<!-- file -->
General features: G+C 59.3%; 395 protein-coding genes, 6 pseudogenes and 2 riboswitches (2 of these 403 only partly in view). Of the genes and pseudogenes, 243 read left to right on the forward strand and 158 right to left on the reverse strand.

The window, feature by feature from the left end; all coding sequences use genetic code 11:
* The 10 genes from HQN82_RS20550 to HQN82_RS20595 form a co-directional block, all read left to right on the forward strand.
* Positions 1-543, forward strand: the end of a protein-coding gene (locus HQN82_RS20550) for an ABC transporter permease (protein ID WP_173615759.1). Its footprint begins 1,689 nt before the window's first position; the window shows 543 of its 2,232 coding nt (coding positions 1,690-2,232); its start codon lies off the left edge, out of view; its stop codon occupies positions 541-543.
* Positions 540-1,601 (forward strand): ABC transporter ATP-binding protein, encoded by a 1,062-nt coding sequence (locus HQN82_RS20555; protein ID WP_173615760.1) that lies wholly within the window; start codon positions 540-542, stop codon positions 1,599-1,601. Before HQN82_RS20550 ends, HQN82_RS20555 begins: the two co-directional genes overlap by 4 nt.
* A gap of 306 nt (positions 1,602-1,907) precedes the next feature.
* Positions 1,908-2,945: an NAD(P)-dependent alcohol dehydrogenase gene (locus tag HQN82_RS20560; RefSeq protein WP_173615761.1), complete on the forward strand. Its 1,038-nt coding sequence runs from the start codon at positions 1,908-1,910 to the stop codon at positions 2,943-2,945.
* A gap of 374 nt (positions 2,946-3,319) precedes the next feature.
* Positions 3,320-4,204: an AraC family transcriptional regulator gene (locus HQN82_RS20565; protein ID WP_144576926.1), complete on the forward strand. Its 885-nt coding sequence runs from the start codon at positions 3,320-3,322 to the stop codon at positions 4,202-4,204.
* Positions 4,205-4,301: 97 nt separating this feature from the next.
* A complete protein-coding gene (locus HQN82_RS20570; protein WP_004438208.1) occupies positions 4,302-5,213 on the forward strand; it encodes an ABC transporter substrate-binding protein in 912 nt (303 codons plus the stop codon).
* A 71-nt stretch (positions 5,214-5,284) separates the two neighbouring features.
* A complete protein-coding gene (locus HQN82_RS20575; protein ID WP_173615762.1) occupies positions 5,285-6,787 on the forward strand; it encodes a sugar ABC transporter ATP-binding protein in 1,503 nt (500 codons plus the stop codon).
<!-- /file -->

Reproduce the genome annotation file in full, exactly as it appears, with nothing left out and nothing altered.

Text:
General features: G+C 59.3%; 395 protein-coding genes, 6 pseudogenes and 2 riboswitches (2 of these 403 only partly in view). Of the genes and pseudogenes, 243 read left to right on the forward strand and 158 right to left on the reverse strand.

The window, feature by feature from the left end; all coding sequences use genetic code 11:
* The 10 genes from HQN82_RS20550 to HQN82_RS20595 form a co-directional block, all read left to right on the forward strand.
* Positions 1-543, forward strand: the end of a protein-coding gene (locus HQN82_RS20550) for an ABC transporter permease (protein ID WP_173615759.1). Its footprint begins 1,689 nt before the window's first position; the window shows 543 of its 2,232 coding nt (coding positions 1,690-2,232); its start codon lies off the left edge, out of view; its stop codon occupies positions 541-543.
* Positions 540-1,601 (forward strand): ABC transporter ATP-binding protein, encoded by a 1,062-nt coding sequence (locus HQN82_RS20555; protein ID WP_173615760.1) that lies wholly within the window; start codon positions 540-542, stop codon positions 1,599-1,601. Before HQN82_RS20550 ends, HQN82_RS20555 begins: the two co-directional genes overlap by 4 nt.
* A gap of 306 nt (positions 1,602-1,907) precedes the next feature.
* Positions 1,908-2,945: an NAD(P)-dependent alcohol dehydrogenase gene (locus tag HQN82_RS20560; RefSeq protein WP_173615761.1), complete on the forward strand. Its 1,038-nt coding sequence runs from the start codon at positions 1,908-1,910 to the stop codon at positions 2,943-2,945.
* A gap of 374 nt (positions 2,946-3,319) precedes the next feature.
* Positions 3,320-4,204: an AraC family transcriptional regulator gene (locus HQN82_RS20565; protein ID WP_144576926.1), complete on the forward strand. Its 885-nt coding sequence runs from the start codon at positions 3,320-3,322 to the stop codon at positions 4,202-4,204.
* Positions 4,205-4,301: 97 nt separating this feature from the next.
* A complete protein-coding gene (locus HQN82_RS20570; protein WP_004438208.1) occupies positions 4,302-5,213 on the forward strand; it encodes an ABC transporter substrate-binding protein in 912 nt (303 codons plus the stop codon).
* A 71-nt stretch (positions 5,214-5,284) separates the two neighbouring features.
* A complete protein-coding gene (locus HQN82_RS20575; protein ID WP_173615762.1) occupies positions 5,285-6,787 on the forward strand; it encodes a sugar ABC transporter ATP-binding protein in 1,503 nt (500 codons plus the stop codon).